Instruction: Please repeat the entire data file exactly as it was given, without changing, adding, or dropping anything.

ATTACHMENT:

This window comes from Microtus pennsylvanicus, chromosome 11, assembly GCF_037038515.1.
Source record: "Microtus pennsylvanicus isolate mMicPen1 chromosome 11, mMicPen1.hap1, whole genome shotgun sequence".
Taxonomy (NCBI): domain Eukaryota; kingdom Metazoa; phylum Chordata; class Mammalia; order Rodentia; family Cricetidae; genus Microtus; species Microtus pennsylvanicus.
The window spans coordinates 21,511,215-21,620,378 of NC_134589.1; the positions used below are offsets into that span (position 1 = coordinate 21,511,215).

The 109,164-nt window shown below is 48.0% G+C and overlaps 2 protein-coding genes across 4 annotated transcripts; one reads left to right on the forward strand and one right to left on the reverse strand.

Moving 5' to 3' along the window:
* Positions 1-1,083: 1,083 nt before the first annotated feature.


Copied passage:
This window comes from Microtus pennsylvanicus, chromosome 11, assembly GCF_037038515.1.
Source record: "Microtus pennsylvanicus isolate mMicPen1 chromosome 11, mMicPen1.hap1, whole genome shotgun sequence".
Taxonomy (NCBI): domain Eukaryota; kingdom Metazoa; phylum Chordata; class Mammalia; order Rodentia; family Cricetidae; genus Microtus; species Microtus pennsylvanicus.
The window spans coordinates 21,511,215-21,620,378 of NC_134589.1; the positions used below are offsets into that span (position 1 = coordinate 21,511,215).

The 109,164-nt window shown below is 48.0% G+C and overlaps 2 protein-coding genes across 4 annotated transcripts; one reads left to right on the forward strand and one right to left on the reverse strand.

Moving 5' to 3' along the window:
* Positions 1-1,083: 1,083 nt before the first annotated feature.